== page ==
external image iStock_000005940975XSmall_crop380w.jpgBelief In Euthanasia


The world of death in religion is sacred, and highly respected by all religions, but how would certain religions feel if a person choose their own death instead of dying of natural causes? While some would completely agree with it and others would totally disagree in this passage I will be exploring the differences in views of two religions that stand on both sides of human euthanasia. I will be looking at the Shinto and Jewish religions and see how they cope with each other and disagree on the subject on a persons choice of death.


Shinto
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Shinto is a religion mainly practiced in Japan, to some people it is not a religion, but a way of life. For years it follower of the religion believed in living a life peaceful and to cleanse your soul of all impurities. They also believe the world's beauty is tied to lives of the people who live on it, and that base. Their views on death are that you souls die with gratitude , or it may hold a grudge. Their view on euthanasia is that it is allowed due to it neither harming the dead person's gratitude and it never harming the beauty of the world.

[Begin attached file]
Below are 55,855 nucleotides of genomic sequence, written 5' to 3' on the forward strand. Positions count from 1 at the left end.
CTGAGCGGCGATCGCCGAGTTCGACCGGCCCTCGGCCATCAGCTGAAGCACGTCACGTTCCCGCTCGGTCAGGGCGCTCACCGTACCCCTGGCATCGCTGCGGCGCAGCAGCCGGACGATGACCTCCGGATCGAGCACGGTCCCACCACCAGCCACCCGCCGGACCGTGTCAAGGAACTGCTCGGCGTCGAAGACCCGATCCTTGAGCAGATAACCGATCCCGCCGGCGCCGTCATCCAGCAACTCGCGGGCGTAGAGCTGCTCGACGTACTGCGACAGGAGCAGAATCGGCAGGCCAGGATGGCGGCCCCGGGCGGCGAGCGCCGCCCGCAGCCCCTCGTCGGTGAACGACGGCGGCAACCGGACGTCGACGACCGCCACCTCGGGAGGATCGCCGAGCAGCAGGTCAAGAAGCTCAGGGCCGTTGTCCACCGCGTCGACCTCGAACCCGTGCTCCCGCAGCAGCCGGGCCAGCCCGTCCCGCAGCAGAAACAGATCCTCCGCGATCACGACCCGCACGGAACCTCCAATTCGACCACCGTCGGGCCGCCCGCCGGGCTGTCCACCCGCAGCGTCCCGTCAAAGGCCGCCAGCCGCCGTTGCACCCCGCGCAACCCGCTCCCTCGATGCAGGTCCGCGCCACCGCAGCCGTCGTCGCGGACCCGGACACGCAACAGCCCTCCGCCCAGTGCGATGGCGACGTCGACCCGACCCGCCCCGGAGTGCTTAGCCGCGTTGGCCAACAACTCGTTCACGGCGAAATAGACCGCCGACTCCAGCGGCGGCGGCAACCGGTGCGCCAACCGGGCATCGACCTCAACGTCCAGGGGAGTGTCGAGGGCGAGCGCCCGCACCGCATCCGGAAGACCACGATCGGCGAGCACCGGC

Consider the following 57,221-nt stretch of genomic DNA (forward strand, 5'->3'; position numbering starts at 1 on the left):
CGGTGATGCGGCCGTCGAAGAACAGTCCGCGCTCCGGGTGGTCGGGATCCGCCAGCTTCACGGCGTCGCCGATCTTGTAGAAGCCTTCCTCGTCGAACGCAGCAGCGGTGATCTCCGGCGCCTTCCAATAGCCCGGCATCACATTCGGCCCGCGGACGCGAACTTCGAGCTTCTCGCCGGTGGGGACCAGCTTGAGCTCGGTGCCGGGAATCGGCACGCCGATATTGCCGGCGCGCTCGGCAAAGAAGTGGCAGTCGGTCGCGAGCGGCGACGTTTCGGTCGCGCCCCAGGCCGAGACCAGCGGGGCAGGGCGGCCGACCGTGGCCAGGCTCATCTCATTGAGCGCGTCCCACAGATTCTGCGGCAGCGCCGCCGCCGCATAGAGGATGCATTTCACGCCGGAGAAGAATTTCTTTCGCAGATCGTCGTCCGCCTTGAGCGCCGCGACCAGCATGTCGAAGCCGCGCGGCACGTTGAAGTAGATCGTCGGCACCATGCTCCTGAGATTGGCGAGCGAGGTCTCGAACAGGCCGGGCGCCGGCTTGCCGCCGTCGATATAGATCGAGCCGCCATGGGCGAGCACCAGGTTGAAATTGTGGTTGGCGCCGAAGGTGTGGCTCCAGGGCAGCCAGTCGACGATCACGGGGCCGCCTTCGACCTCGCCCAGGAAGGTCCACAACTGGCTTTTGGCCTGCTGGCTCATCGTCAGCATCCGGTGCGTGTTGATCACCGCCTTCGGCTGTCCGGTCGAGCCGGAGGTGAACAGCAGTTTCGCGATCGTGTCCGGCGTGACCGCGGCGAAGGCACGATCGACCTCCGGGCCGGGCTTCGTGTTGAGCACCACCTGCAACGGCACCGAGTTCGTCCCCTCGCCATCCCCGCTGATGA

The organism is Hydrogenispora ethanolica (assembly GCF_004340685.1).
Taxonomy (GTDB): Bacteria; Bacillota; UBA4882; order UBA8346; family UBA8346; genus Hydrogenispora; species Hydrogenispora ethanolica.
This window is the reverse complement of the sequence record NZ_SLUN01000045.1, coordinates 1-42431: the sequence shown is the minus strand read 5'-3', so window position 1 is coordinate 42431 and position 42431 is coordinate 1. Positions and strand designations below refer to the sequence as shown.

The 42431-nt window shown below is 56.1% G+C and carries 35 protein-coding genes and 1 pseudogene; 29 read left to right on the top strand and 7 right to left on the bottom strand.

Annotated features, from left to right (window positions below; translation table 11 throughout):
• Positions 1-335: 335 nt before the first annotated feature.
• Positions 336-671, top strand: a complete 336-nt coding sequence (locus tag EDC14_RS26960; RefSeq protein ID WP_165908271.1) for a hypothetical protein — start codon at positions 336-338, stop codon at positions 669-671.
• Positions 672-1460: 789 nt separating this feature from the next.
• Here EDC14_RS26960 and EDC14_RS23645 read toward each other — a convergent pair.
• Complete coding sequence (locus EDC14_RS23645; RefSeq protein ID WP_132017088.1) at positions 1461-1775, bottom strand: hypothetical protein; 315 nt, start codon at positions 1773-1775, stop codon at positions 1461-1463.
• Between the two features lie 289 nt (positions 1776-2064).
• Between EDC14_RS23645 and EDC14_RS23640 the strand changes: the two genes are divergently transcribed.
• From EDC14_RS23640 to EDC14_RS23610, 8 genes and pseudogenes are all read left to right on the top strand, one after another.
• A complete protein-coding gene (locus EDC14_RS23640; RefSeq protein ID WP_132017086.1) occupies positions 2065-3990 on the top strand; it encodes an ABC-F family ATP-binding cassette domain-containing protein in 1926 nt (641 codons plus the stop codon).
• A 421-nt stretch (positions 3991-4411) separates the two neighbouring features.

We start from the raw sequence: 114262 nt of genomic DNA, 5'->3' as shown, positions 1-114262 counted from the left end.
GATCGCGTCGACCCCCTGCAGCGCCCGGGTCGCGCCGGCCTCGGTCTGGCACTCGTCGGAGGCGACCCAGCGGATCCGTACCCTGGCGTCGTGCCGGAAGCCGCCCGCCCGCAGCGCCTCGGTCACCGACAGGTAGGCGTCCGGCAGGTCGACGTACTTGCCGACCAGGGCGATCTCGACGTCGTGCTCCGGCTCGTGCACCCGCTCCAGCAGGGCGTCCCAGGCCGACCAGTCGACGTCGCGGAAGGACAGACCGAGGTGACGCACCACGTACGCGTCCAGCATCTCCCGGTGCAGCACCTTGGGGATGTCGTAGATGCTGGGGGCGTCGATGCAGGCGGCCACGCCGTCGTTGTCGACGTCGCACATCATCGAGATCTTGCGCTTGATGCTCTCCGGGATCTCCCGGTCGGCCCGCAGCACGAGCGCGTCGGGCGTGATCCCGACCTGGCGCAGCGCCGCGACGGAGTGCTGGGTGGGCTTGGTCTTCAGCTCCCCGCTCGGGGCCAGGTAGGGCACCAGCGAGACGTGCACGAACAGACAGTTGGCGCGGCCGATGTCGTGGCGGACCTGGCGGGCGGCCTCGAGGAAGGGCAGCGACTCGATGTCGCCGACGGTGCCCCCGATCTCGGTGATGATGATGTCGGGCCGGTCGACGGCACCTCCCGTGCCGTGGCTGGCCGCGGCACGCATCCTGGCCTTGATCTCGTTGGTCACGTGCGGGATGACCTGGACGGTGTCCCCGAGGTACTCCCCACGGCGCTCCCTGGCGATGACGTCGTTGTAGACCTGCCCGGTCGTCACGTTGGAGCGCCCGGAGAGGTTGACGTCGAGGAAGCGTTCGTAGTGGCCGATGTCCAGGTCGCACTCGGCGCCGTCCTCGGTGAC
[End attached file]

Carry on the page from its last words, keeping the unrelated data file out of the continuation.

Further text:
"In Shinto, the prolongation of life using artificial means is a disgraceful act against life." - (John OConnor) they feel the world is full of beauty and that that beauty is created through the lives of the people who live to make the world better. They also feel that if you live you should live fully, not with limits. If you feel that your life is useless then they might question your point of living. They believe life is precious and creates beauty, they feel that this beauty is not to be tampered with. So they feel that if you are prolonging your life for no real reason you would be disrespecting them. Euthanasia in their view is more respected since it preserves the world's beauty.
“To be fully alive is to have an aesthetic perception of life because a major part of the world's goodness lies in its often unspeakable beauty.”